Bill Gates recenly appeared on the Ellen Show, and because Ellen Degeneres is the queen of trolling, she created a segment where Gates had to try and guess the prices for a box of Rice-a-Roni, Tide Pods, Totino’s Pizza Rolls, dental floss, and TGIFridays frozen spinach and artichoke dip. He was given $1 leeway on his guesses, and if he could guess three out of the five items, the audience won a prize.

Gates immediately started off badly, guessing that a 7.2 ounce box of Rice-a-Roni was $5. It was in fact $1, so you can already see where this was going.

He guessed $4 for a case of Tide Pods, which shows he has no idea how much it costs to do laundry either. Even on his second guess, he went with $10, and was shocked to learn it was actually $19.97.

He legitimately got the cost of floss correctly, but once he got to the pizza rolls and artichoke dip, he needed a LOT of help from the audience. Funny enough, Ellen showed how out of touch she is with groceries, too, calling the pizza rolls brand “Totina’s” instead of “Totino’s.”

Ellen kind of let things slide, even though Bill was treading water, and the audience still won a chance to come back for her “12 Days of Giveaways” show.

So predictably, Bill Gates had no idea how much groceries cost, to the point that he looked legitimately shocked by the prices. He now knows what us common folk pay for food and home goods.

News Packaged Food

Everything Costs $3 At This Brandless Online Grocery Store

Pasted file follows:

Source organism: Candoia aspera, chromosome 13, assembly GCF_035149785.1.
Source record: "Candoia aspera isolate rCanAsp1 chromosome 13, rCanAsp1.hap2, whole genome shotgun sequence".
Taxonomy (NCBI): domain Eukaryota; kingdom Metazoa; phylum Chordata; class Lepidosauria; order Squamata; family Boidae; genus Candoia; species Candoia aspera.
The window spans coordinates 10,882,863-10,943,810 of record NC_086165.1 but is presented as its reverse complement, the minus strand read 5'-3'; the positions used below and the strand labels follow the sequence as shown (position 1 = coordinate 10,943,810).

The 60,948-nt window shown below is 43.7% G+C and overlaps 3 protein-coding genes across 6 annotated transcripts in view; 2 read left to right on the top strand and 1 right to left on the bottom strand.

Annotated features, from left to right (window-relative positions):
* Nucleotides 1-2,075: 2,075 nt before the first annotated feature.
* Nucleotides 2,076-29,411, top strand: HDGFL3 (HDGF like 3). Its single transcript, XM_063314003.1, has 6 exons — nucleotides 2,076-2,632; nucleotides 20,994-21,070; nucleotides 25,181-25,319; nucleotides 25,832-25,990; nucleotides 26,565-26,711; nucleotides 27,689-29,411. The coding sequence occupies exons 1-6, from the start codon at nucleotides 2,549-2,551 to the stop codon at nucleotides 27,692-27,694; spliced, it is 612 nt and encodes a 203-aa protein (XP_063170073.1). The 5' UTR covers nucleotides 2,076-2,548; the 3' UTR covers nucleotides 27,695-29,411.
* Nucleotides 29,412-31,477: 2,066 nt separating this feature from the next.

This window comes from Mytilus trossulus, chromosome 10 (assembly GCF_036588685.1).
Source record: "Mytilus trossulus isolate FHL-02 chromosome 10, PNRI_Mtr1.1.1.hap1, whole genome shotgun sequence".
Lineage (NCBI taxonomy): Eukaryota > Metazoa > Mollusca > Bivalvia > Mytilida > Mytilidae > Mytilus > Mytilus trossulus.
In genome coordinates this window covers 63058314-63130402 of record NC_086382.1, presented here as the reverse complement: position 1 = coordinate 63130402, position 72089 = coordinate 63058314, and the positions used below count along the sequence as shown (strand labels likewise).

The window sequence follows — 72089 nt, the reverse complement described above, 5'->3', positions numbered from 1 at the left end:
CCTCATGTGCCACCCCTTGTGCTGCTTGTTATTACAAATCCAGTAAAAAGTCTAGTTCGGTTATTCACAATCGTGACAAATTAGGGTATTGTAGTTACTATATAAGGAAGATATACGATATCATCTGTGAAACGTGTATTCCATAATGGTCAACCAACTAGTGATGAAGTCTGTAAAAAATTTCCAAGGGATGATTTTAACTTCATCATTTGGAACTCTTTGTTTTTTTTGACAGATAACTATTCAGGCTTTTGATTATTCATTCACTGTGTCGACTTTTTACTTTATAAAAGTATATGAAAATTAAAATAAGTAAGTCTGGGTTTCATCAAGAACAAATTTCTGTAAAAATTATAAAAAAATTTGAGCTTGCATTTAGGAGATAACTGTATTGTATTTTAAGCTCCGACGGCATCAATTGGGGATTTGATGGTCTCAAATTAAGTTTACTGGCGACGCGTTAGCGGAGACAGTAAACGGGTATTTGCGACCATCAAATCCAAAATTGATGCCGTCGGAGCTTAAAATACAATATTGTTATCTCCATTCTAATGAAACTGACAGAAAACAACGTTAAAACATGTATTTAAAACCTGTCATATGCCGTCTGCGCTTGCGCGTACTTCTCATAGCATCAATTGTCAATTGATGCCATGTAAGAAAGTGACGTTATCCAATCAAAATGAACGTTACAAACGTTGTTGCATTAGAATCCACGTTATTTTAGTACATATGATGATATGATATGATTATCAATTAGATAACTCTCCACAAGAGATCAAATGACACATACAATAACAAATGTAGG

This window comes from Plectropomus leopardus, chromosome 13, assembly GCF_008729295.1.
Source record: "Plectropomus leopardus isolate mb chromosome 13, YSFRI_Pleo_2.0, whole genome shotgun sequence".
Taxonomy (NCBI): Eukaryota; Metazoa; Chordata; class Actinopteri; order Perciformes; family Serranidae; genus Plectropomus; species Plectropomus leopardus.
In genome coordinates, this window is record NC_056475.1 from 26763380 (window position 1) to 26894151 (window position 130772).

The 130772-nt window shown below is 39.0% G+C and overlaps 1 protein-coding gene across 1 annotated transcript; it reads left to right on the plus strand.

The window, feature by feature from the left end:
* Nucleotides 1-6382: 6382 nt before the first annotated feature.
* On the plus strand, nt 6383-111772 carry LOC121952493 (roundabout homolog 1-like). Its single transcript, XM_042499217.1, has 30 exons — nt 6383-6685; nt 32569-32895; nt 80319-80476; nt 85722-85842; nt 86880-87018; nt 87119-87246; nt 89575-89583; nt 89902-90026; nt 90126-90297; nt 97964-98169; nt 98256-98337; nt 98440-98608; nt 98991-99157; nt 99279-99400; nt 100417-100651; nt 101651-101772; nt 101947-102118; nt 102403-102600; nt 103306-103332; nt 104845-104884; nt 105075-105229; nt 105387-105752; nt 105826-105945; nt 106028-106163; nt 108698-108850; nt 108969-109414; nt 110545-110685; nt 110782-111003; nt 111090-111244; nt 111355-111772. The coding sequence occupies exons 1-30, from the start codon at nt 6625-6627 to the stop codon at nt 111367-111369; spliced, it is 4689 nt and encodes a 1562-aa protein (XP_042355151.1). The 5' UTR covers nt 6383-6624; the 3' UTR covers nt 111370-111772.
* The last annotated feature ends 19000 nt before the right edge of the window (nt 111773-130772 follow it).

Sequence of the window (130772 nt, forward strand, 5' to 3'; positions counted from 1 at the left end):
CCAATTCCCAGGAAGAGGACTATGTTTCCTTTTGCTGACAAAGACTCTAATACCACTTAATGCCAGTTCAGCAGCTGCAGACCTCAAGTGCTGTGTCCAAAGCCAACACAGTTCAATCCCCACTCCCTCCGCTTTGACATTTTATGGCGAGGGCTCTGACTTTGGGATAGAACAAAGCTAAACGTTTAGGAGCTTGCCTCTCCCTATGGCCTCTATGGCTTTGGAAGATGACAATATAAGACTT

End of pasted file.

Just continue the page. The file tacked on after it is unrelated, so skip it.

Ever notice the huge mark up of prices between popular name-brand groceries compared to the generic store-brand ones? We’ll stick to Hydrox, thanks. If you’re not one to care about the most popular brands and everything essentially tastes the same to you, you might want to check out Brandless.

Brandless is an online grocery store that sells non perishable foods like coffee, dressings, peanut butter, snacks, sauces, and candies but without any sort of brand name tied to them. Essentially, peanut butter is just labeled as peanut butter and costs you $3.

In fact, everything sold in the store costs $3, reports TechCrunch.

Other than food, Brandless also sells things like kitchen utensils, personal care products, cleaning supplies, and office supplies. The store boasts hundreds of brand-free items customers can get for cheap.

Kinda awesome that one single place exists that you can get so many household items and foods for just $3.


This Market Chain Just Dropped Candy From Its Checkout Lines


That temptation of grabbing that last-minute candy bar at the grocery checkout line is all too real. East coast supermarket chain Aldi wants to get rid of that tempation for its shoppers.

Aldi has announced they’re losing the checkout sweets at their stores and replacing them with healthier alternatives, The Chicago Tribune reports. This includes getting rid of chocolates and sugary bites and replacing them with dried fruit, granola bars and trail mix.

The company wanted to give customers a way to “feel good” about the checkout choices they make when it comes to snacks.

With nearly 1,500 in the United States, Aldi wants to finish its transition by the end of 2016. Locations of Aldi stores in the United Kingdom have already finished swapping out sweets.

Those who immediately go to that angry place, calm down. You can still walk to the other side of the store where they sell candy. You just won’t find them at the checkout line.

You may also remember Target testing something similar a while back.

Photo: Aldi Facebook


Why Whole Foods Is About To Get A Lot Cheaper


Whole Foods Market, the grocery store popularly referred to as “Whole Paycheck,” is actually about to become affordable for once.